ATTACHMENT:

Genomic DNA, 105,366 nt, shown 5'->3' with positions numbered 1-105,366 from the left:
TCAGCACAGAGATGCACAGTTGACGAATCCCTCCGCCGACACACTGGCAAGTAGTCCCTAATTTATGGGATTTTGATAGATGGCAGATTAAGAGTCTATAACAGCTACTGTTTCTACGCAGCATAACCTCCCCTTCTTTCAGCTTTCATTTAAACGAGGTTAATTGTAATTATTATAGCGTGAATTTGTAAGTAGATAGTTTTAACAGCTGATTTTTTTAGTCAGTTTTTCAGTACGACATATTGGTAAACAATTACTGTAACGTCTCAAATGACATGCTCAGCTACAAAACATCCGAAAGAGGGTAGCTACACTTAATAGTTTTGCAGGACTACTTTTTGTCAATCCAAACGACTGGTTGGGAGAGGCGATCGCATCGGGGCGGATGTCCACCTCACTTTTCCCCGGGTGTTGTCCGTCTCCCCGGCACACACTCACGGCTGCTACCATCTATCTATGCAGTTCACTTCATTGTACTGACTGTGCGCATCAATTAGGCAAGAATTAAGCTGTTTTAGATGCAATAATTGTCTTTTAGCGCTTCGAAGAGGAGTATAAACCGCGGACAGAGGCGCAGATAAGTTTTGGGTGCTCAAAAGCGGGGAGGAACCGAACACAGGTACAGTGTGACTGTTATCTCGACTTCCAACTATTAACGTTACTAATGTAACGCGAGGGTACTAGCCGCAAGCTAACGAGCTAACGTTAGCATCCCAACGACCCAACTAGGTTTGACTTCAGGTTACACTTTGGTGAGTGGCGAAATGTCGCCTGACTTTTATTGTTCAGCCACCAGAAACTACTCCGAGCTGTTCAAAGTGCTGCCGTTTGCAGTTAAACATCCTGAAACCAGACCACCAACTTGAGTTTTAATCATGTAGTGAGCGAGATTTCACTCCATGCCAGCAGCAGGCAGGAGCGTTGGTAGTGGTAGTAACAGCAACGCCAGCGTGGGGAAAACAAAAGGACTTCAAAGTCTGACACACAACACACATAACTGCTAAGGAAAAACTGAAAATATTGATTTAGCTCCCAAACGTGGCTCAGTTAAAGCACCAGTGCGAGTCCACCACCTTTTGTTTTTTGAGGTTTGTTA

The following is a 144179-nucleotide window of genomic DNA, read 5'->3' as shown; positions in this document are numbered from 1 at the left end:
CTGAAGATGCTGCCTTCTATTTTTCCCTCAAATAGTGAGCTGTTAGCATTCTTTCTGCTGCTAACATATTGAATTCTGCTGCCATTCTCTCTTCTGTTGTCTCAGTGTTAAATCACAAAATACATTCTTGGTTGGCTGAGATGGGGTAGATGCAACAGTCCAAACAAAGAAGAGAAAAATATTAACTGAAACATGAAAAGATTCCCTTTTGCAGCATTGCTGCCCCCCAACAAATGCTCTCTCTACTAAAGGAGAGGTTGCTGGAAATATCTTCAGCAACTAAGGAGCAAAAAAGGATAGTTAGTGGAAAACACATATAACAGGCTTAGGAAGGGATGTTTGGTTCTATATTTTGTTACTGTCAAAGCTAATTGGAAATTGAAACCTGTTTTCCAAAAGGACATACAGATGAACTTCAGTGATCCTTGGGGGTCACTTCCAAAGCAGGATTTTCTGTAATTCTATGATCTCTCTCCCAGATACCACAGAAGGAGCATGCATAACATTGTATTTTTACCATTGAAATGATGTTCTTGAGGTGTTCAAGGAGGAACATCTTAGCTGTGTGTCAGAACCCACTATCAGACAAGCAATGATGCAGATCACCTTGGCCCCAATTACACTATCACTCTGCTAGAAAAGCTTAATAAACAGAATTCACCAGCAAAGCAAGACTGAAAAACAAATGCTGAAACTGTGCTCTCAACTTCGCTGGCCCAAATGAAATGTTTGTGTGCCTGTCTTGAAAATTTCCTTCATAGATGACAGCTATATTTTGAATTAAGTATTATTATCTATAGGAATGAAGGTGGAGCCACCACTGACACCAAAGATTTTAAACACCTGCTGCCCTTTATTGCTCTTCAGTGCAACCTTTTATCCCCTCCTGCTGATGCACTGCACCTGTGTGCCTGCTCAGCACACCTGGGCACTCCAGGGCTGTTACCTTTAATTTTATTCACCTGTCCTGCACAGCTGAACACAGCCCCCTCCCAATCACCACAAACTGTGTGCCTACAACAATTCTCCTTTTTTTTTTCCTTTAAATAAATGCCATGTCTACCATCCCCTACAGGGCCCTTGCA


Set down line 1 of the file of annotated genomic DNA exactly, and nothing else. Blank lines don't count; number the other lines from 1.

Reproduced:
Genomic DNA, 105,366 nt, shown 5'->3' with positions numbered 1-105,366 from the left: